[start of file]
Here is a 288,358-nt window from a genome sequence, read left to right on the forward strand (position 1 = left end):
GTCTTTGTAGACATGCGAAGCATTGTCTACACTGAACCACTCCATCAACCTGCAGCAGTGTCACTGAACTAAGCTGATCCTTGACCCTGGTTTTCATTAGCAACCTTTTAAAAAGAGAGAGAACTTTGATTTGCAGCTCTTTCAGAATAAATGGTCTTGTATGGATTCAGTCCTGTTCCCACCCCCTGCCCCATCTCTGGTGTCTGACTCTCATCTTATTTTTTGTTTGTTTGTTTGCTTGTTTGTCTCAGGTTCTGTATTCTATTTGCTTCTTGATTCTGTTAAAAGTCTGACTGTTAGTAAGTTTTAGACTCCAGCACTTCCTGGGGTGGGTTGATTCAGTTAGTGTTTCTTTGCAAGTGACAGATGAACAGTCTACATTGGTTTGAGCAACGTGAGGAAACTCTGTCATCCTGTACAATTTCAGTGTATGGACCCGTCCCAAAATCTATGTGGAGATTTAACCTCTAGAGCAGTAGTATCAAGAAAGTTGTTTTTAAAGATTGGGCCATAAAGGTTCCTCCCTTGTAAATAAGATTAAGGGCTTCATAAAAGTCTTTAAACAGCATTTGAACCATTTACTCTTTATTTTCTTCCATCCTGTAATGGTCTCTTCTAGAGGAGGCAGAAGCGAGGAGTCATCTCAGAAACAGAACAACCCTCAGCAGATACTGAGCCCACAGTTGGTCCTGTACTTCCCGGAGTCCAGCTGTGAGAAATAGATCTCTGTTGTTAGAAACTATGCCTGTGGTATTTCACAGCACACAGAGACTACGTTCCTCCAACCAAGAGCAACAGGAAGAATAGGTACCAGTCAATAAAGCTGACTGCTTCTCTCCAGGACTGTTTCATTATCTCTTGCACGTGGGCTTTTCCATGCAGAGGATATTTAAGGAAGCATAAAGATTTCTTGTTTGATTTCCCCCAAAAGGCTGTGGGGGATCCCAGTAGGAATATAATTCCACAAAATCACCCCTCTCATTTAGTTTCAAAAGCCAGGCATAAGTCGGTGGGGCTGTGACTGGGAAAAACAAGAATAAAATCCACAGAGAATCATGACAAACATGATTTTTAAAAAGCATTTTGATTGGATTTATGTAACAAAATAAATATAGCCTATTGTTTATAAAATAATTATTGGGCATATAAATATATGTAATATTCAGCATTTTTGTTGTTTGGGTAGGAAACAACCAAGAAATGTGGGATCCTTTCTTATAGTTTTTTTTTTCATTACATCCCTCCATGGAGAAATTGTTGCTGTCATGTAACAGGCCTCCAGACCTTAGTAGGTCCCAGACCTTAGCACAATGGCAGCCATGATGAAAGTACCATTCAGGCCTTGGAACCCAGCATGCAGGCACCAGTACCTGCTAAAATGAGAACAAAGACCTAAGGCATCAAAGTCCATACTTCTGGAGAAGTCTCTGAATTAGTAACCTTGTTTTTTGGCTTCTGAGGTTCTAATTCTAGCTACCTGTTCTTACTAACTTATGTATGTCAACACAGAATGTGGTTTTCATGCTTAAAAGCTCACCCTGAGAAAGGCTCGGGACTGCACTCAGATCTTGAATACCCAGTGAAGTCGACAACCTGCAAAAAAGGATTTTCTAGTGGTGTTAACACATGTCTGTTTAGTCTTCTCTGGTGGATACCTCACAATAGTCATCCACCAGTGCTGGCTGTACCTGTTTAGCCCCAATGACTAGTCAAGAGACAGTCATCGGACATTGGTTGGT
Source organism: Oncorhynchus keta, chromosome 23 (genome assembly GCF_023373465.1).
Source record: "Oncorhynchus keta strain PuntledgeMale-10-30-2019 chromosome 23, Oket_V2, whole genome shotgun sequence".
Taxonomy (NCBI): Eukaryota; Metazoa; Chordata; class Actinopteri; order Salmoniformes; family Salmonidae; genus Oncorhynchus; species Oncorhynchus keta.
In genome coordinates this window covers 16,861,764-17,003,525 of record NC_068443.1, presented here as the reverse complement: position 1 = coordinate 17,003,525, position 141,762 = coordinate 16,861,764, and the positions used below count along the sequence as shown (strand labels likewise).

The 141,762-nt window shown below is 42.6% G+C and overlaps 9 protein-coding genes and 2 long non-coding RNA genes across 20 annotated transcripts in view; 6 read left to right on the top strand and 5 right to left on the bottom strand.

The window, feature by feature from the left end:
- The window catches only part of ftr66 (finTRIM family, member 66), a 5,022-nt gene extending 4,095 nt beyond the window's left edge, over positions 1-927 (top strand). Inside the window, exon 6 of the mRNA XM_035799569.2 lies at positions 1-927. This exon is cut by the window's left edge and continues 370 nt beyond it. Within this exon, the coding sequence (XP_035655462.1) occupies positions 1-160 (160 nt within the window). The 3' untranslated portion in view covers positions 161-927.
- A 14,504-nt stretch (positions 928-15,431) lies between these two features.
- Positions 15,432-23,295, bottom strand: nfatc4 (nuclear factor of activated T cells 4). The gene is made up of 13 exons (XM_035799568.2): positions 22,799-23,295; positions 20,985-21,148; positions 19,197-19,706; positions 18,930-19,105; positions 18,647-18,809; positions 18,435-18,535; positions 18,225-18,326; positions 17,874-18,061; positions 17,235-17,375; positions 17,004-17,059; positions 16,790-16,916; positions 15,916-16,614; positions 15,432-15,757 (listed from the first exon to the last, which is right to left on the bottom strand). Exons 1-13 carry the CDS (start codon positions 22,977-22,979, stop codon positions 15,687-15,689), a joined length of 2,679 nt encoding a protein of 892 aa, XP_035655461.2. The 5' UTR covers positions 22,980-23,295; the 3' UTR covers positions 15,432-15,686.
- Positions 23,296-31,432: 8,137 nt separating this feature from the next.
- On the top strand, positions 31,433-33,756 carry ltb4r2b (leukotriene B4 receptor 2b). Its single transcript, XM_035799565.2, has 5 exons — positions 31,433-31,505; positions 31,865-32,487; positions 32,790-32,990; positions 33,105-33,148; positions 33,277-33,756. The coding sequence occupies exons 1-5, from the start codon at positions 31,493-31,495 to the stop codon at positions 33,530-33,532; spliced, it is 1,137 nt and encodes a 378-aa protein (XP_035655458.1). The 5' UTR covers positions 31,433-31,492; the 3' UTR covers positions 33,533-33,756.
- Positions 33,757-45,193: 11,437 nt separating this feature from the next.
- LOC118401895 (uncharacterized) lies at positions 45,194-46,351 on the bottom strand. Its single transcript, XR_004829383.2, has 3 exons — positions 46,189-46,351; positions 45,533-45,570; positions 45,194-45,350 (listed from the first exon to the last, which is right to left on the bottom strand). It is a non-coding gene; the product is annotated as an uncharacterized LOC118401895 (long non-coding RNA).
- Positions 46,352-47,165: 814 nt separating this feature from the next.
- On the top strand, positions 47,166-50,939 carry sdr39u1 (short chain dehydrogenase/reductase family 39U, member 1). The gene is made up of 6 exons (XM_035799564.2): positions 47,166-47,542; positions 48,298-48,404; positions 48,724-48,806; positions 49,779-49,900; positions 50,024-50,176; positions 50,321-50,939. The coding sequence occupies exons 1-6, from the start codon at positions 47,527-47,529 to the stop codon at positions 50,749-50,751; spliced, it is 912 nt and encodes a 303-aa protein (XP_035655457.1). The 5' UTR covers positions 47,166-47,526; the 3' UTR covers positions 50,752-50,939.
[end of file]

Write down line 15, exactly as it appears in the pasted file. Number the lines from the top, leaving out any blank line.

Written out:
- LOC118401895 (uncharacterized) lies at positions 45,194-46,351 on the bottom strand. Its single transcript, XR_004829383.2, has 3 exons — positions 46,189-46,351; positions 45,533-45,570; positions 45,194-45,350 (listed from the first exon to the last, which is right to left on the bottom strand). It is a non-coding gene; the product is annotated as an uncharacterized LOC118401895 (long non-coding RNA).